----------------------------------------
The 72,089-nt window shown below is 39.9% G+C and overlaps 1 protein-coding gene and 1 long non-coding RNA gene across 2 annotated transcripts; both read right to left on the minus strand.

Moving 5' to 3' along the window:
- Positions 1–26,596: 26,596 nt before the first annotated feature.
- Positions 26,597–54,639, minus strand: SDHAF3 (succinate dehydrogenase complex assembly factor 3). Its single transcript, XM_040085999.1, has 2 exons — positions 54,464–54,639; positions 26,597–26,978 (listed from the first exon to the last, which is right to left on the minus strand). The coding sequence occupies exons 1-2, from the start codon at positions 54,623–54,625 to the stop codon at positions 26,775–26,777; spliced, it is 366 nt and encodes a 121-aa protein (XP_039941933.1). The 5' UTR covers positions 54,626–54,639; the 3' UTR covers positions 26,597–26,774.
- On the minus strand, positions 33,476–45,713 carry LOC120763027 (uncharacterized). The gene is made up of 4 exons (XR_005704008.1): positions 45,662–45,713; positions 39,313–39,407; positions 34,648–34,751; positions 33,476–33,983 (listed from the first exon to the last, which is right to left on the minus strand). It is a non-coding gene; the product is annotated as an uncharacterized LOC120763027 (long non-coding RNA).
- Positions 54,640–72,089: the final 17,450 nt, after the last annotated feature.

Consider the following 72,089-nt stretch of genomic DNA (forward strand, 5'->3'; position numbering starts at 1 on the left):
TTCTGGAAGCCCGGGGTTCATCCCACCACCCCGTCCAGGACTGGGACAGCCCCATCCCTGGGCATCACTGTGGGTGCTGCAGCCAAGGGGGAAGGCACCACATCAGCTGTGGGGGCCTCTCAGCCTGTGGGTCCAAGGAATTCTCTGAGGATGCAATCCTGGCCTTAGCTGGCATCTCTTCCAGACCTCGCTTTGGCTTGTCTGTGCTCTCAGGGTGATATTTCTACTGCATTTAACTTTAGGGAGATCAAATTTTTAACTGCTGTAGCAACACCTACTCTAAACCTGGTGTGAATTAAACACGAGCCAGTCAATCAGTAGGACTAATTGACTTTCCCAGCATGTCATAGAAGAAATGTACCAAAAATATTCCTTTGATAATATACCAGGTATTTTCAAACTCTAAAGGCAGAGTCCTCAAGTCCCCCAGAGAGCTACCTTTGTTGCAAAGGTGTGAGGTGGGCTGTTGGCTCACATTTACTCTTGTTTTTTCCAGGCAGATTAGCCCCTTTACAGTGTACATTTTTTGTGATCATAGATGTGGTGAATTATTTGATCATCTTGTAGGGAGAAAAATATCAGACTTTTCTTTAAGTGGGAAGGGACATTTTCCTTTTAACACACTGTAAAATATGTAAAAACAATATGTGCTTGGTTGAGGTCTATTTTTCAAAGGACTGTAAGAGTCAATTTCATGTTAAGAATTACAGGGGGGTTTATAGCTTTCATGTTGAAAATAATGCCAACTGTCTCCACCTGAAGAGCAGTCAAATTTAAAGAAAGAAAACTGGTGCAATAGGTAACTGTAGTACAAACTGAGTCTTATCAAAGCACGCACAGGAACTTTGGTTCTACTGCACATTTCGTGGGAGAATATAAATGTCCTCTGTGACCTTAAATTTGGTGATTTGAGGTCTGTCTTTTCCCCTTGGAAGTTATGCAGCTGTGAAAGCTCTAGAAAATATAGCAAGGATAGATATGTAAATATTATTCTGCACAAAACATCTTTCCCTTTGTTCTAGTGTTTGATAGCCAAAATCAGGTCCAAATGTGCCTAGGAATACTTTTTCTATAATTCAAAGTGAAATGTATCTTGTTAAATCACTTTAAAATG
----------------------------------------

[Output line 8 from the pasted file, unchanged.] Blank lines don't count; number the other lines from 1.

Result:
TTCTGGAAGCCCGGGGTTCATCCCACCACCCCGTCCAGGACTGGGACAGCCCCATCCCTGGGCATCACTGTGGGTGCTGCAGCCAAGGGGGAAGGCACCACATCAGCTGTGGGGGCCTCTCAGCCTGTGGGTCCAAGGAATTCTCTGAGGATGCAATCCTGGCCTTAGCTGGCATCTCTTCCAGACCTCGCTTTGGCTTGTCTGTGCTCTCAGGGTGATATTTCTACTGCATTTAACTTTAGGGAGATCAAATTTTTAACTGCTGTAGCAACACCTACTCTAAACCTGGTGTGAATTAAACACGAGCCAGTCAATCAGTAGGACTAATTGACTTTCCCAGCATGTCATAGAAGAAATGTACCAAAAATATTCCTTTGATAATATACCAGGTATTTTCAAACTCTAAAGGCAGAGTCCTCAAGTCCCCCAGAGAGCTACCTTTGTTGCAAAGGTGTGAGGTGGGCTGTTGGCTCACATTTACTCTTGTTTTTTCCAGGCAGATTAGCCCCTTTACAGTGTACATTTTTTGTGATCATAGATGTGGTGAATTATTTGATCATCTTGTAGGGAGAAAAATATCAGACTTTTCTTTAAGTGGGAAGGGACATTTTCCTTTTAACACACTGTAAAATATGTAAAAACAATATGTGCTTGGTTGAGGTCTATTTTTCAAAGGACTGTAAGAGTCAATTTCATGTTAAGAATTACAGGGGGGTTTATAGCTTTCATGTTGAAAATAATGCCAACTGTCTCCACCTGAAGAGCAGTCAAATTTAAAGAAAGAAAACTGGTGCAATAGGTAACTGTAGTACAAACTGAGTCTTATCAAAGCACGCACAGGAACTTTGGTTCTACTGCACATTTCGTGGGAGAATATAAATGTCCTCTGTGACCTTAAATTTGGTGATTTGAGGTCTGTCTTTTCCCCTTGGAAGTTATGCAGCTGTGAAAGCTCTAGAAAATATAGCAAGGATAGATATGTAAATATTATTCTGCACAAAACATCTTTCCCTTTGTTCTAGTGTTTGATAGCCAAAATCAGGTCCAAATGTGCCTAGGAATACTTTTTCTATAATTCAAAGTGAAATGTATCTTGTTAAATCACTTTAAAATG